Arabic/LearnRW/Tanween

From Wikibooks, open books for an open world
< Arabic‎ | LearnRW
Jump to: navigation, search

The tanween is an "n" sound added to the end of the word in certain circumstances, usually it functions just like the "a" and "an" in English, indicating an indefinite article. The word tanween, literally means marginalize/pushing aside;[1] But usually translated as "nunation", "to 'n'", or "'n'ing"; making an "n" sound.

Tanween is indicated by doubling the short vowel at the end of the word. If a word ends with a "kasra" tashkeel, then the tanween is indicated by writing two "kasra"s (one above the other); same with the "dhamma", you write two dhammas, one beside the other. However, with the "fatHa", you don't only double the "fatHa", but you also add an "Alif" and put the double "fatHa"s on the "alif". (remember, "Alif" is the first letter in the Arabic alphabet). So, we can say there are three types of tanween:

  • fatHa tanween.
  • kasra tanween.
  • dhamma tanween.

Pronunciation[edit]

fatHa tanween: The fatHa tanween is pronounced "en", as in "then", "when", "men", etc. Even though many native Arabic speakers would use "an" to indicate it, since "a" maps to the "aaaa" sound, "en" is probably more accurate.

kasra tanween: The kasra tanween is pronounced "in", as in "in", "sin", "fin", "min", etc. Again, some native Arabic speakers might indicate a kasra tanween with an "en", thinking that "e" sounds like the Arabic "yaa" letter ("ii" vowel). This is a mistake that stems from not knowing how native English speakers pronounce the "e" sound.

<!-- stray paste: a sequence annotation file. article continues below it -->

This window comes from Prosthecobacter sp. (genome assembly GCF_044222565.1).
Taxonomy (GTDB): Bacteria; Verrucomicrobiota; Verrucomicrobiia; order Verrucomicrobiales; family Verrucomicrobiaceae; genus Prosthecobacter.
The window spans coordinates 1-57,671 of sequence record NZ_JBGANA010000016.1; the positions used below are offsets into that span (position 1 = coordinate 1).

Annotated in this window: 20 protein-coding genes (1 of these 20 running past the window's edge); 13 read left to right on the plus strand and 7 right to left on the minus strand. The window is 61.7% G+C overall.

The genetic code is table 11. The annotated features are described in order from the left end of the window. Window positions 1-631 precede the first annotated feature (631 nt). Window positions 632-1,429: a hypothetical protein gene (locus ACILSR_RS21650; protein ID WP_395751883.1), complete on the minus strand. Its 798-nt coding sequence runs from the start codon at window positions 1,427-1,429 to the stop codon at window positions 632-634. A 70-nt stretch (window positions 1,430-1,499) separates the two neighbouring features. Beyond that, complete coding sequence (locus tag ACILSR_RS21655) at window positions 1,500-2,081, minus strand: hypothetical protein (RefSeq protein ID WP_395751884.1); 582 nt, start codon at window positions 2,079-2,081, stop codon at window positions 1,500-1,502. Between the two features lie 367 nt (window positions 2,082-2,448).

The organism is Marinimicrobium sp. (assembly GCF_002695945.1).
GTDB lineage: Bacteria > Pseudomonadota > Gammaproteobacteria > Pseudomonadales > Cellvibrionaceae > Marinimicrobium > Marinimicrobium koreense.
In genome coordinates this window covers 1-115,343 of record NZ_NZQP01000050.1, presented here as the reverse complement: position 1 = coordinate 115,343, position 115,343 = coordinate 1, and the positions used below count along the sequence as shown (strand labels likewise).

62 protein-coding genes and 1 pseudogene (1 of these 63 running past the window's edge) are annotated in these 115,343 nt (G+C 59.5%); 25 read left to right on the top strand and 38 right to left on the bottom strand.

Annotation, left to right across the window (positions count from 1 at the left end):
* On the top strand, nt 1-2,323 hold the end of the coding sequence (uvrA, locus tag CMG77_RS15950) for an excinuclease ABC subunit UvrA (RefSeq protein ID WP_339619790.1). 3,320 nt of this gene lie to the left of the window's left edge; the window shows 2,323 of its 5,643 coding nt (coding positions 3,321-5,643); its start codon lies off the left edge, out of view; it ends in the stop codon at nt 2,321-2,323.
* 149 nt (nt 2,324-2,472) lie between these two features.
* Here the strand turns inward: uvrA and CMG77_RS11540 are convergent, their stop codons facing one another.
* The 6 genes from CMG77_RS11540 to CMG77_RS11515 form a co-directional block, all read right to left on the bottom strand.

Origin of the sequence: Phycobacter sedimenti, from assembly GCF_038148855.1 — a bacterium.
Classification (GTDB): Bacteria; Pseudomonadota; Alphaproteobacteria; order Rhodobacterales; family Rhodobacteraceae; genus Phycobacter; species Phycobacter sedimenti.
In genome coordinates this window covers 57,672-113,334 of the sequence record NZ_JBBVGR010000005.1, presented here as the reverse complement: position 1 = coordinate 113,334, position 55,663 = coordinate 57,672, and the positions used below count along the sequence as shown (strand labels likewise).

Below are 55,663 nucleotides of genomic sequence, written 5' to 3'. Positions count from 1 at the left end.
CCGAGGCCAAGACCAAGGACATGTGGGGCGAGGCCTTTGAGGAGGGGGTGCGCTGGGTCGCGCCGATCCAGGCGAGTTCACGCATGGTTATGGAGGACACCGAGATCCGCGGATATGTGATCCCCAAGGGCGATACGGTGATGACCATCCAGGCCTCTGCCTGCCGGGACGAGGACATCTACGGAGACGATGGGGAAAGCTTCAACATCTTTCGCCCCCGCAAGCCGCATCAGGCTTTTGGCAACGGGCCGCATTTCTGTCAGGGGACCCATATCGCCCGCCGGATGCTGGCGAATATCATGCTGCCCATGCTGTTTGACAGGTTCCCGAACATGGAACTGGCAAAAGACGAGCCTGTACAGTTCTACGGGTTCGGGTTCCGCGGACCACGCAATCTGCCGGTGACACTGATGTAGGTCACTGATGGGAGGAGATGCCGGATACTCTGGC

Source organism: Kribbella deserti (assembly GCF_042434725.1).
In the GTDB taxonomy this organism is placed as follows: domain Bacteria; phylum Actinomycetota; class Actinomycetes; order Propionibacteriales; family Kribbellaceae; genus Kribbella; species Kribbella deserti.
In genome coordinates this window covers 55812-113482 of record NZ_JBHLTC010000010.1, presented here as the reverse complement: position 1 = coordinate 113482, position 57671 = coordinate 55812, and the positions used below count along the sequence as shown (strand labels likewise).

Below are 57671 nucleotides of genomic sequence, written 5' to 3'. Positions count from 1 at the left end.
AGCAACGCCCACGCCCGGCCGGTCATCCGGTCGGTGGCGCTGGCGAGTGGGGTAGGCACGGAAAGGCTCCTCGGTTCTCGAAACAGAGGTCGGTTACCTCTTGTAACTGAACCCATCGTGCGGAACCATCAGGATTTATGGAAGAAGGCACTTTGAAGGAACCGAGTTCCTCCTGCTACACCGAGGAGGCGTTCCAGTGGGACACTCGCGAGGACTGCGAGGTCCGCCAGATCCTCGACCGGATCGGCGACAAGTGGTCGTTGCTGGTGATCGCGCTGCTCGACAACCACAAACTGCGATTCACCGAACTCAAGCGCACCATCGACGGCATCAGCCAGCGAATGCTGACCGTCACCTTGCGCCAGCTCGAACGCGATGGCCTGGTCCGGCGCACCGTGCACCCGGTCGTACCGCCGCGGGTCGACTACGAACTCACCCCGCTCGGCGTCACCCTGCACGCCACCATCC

dhamma tanween: The dhamma tanween is pronounced as a short "oo" followed by an "n". This sounds like the short "un" in "uno" as pronounced in Spanish, not like the long "oon" in "soon".

tanween at the end of a sentence: If the tanween is the last thing in the sentence, it's not pronounced. In the case of a fatHa-tanween, the alif is pronounced as a long vowel.

The following pronunciation guide for the case where the tanween falls at the end of a sentence works for all letters in all forms.

ٍب

(binn)
بٌ

(bunn)
بً

(bann)
تٍ

(tinn)
تٌ

(tunn)
تً

(tann)
ثٍ

(thinn)
ثٌ

(thunn)
ثً

(thann)
سٍ

(sinn)
سٌ

(sunn)
سً

(sann)

Technically, سً should be written as ساً or سًا. And بً should be written as باً OR بًا. This is due to stopping (waqf) pronounciation, and spelling rules. Any letter except for ء (hamza) and ة (taa marbooTah), always ends in an alif when it ends in fatHataan ("fatHataan" means "two fatHas").

Examples[edit]

كتاب (k-t-aa-b)

BECOMES

كِتـَابٌ (ki-taa-boon) meaning: a book




كتاب (k-t-aa-b)

BECOMES

كِتـَابٍ (ki-taa-bin) meaning: a book




كتاب (k-t-aa-b)

BECOMES

كِتـَابًا (ki-taa-ban) meaning: a book




كتاب (k-t-aa-b)

BECOMES

كِتـَابْ (ki-taab) meaning: (a) book. Note you have not yet learnt about the sign ending this word. It is called a sukoon. It usually looks like a circle. It goes on top of a letter. In Arabic writing, it indicates the end of a syllable.




References[edit]

  1. See Leviticus chapter 20 "ye shall not marginalize (tanween) the stranger amoung you; For you were strangers in the land of Egypt"